USDT(Tether) Settled Futures Contracts are Getting Popular: Here Is Why?

Crypto exchanges offer BTC(Bitcoin), and USDT(Tether) settled futures contracts, but which one is better for the average traders?

In 2016, the major cryptocurrency exchange BitMEX introduced its Bitcoin (BTC) perpetual future market and created a new cryptocurrency traders’ model. While BitMEX was not the first exchange platform to launch Bitcoin-settled inverse swaps, it offered a wider range of investors with accessibility and liquidity.

However, in the present year, Tether (USDT) settled contracts are quickly becoming applicable and have attained a great deal of popularity. It enabled the estimation of gains, losses and the required margin by retail investors using USDT contracts, but they also face disadvantages.

USDT(Tether) Settled Contracts Are Risky But Easily Handled

Future settled contracts of USDT are easier to manage because this product is not affected by BTC price and the returns are linear. There is no need to purchase BTC at any time for the people willing to short the futures contracts, but there are charges to hold the positions open.

This arrangement does not require an active hedge to secure the collateral exposure so that retail traders would have a better option.

It should be noted that the long-term status carrying of any stablecoins poses an embedded danger, which rises when third parties use custody services. It is one factor why stakers earn more than 11% APY on deposits in stablecoin.

It also plays a huge role in deciding whether an investor estimate returns in the BTC or Fiat. Arbitrage desks and market makers appear to favour USDT (Tether) contracts because they are either staking or holding low-risk cash.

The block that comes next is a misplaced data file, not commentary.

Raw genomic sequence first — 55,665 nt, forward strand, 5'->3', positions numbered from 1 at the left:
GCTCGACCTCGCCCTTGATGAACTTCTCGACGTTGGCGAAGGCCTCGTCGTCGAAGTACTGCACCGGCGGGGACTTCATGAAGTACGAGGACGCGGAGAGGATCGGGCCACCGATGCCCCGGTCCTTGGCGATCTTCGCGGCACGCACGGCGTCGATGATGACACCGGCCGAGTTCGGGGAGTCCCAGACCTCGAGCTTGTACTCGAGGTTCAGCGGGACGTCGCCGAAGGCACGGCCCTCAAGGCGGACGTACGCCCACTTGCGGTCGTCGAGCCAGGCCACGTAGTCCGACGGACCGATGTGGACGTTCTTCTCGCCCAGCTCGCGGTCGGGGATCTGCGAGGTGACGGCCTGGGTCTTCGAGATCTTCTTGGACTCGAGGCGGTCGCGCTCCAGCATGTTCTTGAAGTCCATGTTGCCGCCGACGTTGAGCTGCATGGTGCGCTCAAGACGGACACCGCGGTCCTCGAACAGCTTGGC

On the other hand, retail investors usually keep BTC or turn to altcoins that are more lucrative than fixed APYs. So, USDT-settled future contracts are gaining more popularity by becoming the preferred tool of experienced traders.

Why Are The BTC Settled Contracts Good For Professional Traders?

In this case, the purchaser (long) and the seller (short) are obligated to deposit Bitcoin as a margin, instead of depending on USDT margins. Also, there is no need to use stablecoins for trading coin-margined contracts. Consequently, there is less risk of collateral.

However, if we look at the negative aspect when the BTC price decreases, the collateral in USD falls too. This effect is because the contracts are charged in USD. Well, for the future position, the total quantity is in contract quantity always.

It is known as the non-linear nature of inverse Future because when the BTC price falls, the buyer suffers more losses. The difference increases as the reference price drop from the original position.

Isacco Genovesi

Author: Isacco Genovesi

Isacco writes news articles, reviews and guides about cryptocurrencies including technical analysis, blockchain events, coin prices marketcap and detailed reviews on crypto exchanges and trading platforms.

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